Definition of down-ballot in English:

down-ballot

adjective

US
  • 1Denoting a contest for a political office that appears in a relatively low position on the electoral ballot, which typically lists contested offices in descending order from national to local.

    ‘Republicans were looking to refocus their efforts on a slate of down-ballot campaigns’
    • ‘Even candidates in down-ballot races have become caught up in the money chase.’
    • ‘Down-ballot Hamilton County elections include six state House races and a tense battle for a newly redistricted state Senate seat held by Democrats since 1976.’
    • ‘Virginia, long a two-party state in down-ballot races, had not sided with Democrats on the presidency since Lyndon Johnson in 1964.’
    • ‘Research suggests ads matter more in down-ballot races for obscure offices, where voters have less information to work with.’
    • ‘If you look out on November 4, the Democrats here were able to pick up some down-ballot races all across the state.’
    • ‘The attorney's challenge is to persuade voters who habitually vote Democratic to vote for a third-party candidate in a low-profile, down-ballot contest.’
    • ‘Some party activists believe their recruiting for state Senate, House of Delegates and other down-ballot races is going well.’
    • ‘Perhaps the most persistently testy down-ballot contest in the country has been in Massachusetts.’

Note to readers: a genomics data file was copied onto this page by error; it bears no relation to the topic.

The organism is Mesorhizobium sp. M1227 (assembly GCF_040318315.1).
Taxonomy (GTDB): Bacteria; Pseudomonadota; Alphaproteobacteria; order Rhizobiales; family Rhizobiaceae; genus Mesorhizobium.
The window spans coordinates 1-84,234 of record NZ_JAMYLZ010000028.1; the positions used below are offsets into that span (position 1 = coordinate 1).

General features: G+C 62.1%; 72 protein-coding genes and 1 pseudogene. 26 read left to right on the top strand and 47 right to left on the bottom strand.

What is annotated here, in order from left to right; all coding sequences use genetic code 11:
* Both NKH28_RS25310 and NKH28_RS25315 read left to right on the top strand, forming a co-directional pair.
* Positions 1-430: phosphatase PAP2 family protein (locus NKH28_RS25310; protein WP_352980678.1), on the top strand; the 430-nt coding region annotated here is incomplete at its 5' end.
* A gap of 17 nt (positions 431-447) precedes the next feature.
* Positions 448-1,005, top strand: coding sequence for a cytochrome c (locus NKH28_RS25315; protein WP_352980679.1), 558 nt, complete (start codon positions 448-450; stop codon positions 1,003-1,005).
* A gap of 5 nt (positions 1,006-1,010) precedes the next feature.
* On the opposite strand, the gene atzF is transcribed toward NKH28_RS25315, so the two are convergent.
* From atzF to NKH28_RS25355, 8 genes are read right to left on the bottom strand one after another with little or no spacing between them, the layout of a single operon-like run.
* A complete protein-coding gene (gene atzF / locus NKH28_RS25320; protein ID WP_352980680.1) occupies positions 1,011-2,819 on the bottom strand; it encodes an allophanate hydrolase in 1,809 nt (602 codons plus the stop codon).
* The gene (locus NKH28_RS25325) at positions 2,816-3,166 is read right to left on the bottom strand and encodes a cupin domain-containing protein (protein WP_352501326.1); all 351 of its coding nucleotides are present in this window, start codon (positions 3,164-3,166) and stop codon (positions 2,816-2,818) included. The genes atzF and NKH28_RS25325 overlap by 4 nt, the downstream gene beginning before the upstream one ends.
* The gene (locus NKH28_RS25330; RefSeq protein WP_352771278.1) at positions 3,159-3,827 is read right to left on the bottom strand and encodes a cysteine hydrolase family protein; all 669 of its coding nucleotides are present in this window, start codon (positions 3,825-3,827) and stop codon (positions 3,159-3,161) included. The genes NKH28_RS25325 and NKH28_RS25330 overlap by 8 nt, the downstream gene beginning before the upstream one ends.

• ‘The problem smaller down-ballot campaigns face with mail should simply be quantity.’
    • ‘The presidential election may be the most important this year, but there will be more than a few hot, competitive down-ballot races that could be even more interesting.’
    1. 1.1 Relating to a down-ballot electoral contest.
      ‘down-ballot candidates are not well known by the electorate’
      • ‘Their relatively modest leads provide little help to down-ballot allies.’
      • ‘Down-ballot Republican candidates are distancing themselves from his proposals.’
      • ‘There's concern she might even lose by a double-digit percentage, putting at risk down-ballot Democratic legislators up for reelection.’
      • ‘The down-ballot consequences were dramatic, not only taking down Republican Senate candidates but also flipping legislative chambers in Minnesota, Maine and Colorado back to the Democrats.’
      • ‘All three states have endured turmoil at the top of their party structures, as scandals and power struggles have left efforts to build voter lists and recruit down-ballot candidates untended.’
      • ‘The Virginia attorney general's race is a reminder of why down-ballot wins have massive impact.’
      • ‘A weak gubernatorial candidate inevitably erodes support for down-ballot candidates, something no legislative candidate can ignore.’
      • ‘If past trends hold, it would indicate that down ballot Democratic prospects in the upcoming election have significantly improved since 2010.’
      • ‘Big name figures often build campaign chits to cash in during future elections by helping down-ballot candidates raise money.’